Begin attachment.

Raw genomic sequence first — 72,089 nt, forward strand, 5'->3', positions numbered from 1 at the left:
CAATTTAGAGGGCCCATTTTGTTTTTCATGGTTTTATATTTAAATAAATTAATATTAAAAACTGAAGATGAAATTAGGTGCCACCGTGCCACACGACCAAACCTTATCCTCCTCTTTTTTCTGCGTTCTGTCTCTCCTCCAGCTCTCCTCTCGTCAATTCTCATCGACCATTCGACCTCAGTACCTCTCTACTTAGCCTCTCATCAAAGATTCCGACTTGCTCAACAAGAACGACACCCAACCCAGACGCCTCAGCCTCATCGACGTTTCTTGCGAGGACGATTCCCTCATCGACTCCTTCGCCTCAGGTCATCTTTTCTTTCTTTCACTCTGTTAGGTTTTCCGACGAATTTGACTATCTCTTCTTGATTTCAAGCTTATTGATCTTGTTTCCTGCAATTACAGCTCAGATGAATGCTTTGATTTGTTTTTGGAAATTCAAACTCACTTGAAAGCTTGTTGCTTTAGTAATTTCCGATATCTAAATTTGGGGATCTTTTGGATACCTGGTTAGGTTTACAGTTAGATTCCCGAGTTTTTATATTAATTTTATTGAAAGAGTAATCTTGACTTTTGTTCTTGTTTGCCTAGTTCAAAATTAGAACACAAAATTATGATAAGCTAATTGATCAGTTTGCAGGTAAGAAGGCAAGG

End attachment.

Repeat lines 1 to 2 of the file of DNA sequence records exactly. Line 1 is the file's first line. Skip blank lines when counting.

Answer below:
Raw genomic sequence first — 72,089 nt, forward strand, 5'->3', positions numbered from 1 at the left:
CAATTTAGAGGGCCCATTTTGTTTTTCATGGTTTTATATTTAAATAAATTAATATTAAAAACTGAAGATGAAATTAGGTGCCACCGTGCCACACGACCAAACCTTATCCTCCTCTTTTTTCTGCGTTCTGTCTCTCCTCCAGCTCTCCTCTCGTCAATTCTCATCGACCATTCGACCTCAGTACCTCTCTACTTAGCCTCTCATCAAAGATTCCGACTTGCTCAACAAGAACGACACCCAACCCAGACGCCTCAGCCTCATCGACGTTTCTTGCGAGGACGATTCCCTCATCGACTCCTTCGCCTCAGGTCATCTTTTCTTTCTTTCACTCTGTTAGGTTTTCCGACGAATTTGACTATCTCTTCTTGATTTCAAGCTTATTGATCTTGTTTCCTGCAATTACAGCTCAGATGAATGCTTTGATTTGTTTTTGGAAATTCAAACTCACTTGAAAGCTTGTTGCTTTAGTAATTTCCGATATCTAAATTTGGGGATCTTTTGGATACCTGGTTAGGTTTACAGTTAGATTCCCGAGTTTTTATATTAATTTTATTGAAAGAGTAATCTTGACTTTTGTTCTTGTTTGCCTAGTTCAAAATTAGAACACAAAATTATGATAAGCTAATTGATCAGTTTGCAGGTAAGAAGGCAAGG